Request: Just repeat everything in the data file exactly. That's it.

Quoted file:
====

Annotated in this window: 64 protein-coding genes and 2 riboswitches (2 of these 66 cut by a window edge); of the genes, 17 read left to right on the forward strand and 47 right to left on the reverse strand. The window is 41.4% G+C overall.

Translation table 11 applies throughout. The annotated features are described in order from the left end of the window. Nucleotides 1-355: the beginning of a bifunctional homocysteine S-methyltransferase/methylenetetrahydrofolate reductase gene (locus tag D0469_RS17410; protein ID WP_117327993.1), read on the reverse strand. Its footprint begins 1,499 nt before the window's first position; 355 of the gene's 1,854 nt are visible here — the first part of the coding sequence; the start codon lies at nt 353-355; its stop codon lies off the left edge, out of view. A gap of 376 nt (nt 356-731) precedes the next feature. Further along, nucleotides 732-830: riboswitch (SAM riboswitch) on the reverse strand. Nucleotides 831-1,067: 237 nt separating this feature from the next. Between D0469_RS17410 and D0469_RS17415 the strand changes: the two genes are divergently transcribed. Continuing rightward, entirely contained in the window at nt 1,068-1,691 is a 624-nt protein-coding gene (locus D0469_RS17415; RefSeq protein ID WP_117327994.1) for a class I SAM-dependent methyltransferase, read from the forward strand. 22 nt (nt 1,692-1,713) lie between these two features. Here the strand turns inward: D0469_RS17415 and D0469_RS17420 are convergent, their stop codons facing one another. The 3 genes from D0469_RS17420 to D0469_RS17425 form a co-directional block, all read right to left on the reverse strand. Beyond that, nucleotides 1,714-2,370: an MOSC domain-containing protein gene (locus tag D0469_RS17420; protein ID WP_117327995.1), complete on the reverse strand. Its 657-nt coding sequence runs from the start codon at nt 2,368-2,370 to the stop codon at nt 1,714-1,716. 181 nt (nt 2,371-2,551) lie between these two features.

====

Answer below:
Annotated in this window: 64 protein-coding genes and 2 riboswitches (2 of these 66 cut by a window edge); of the genes, 17 read left to right on the forward strand and 47 right to left on the reverse strand. The window is 41.4% G+C overall.

Translation table 11 applies throughout. The annotated features are described in order from the left end of the window. Nucleotides 1-355: the beginning of a bifunctional homocysteine S-methyltransferase/methylenetetrahydrofolate reductase gene (locus tag D0469_RS17410; protein ID WP_117327993.1), read on the reverse strand. Its footprint begins 1,499 nt before the window's first position; 355 of the gene's 1,854 nt are visible here — the first part of the coding sequence; the start codon lies at nt 353-355; its stop codon lies off the left edge, out of view. A gap of 376 nt (nt 356-731) precedes the next feature. Further along, nucleotides 732-830: riboswitch (SAM riboswitch) on the reverse strand. Nucleotides 831-1,067: 237 nt separating this feature from the next. Between D0469_RS17410 and D0469_RS17415 the strand changes: the two genes are divergently transcribed. Continuing rightward, entirely contained in the window at nt 1,068-1,691 is a 624-nt protein-coding gene (locus D0469_RS17415; RefSeq protein ID WP_117327994.1) for a class I SAM-dependent methyltransferase, read from the forward strand. 22 nt (nt 1,692-1,713) lie between these two features. Here the strand turns inward: D0469_RS17415 and D0469_RS17420 are convergent, their stop codons facing one another. The 3 genes from D0469_RS17420 to D0469_RS17425 form a co-directional block, all read right to left on the reverse strand. Beyond that, nucleotides 1,714-2,370: an MOSC domain-containing protein gene (locus tag D0469_RS17420; protein ID WP_117327995.1), complete on the reverse strand. Its 657-nt coding sequence runs from the start codon at nt 2,368-2,370 to the stop codon at nt 1,714-1,716. 181 nt (nt 2,371-2,551) lie between these two features.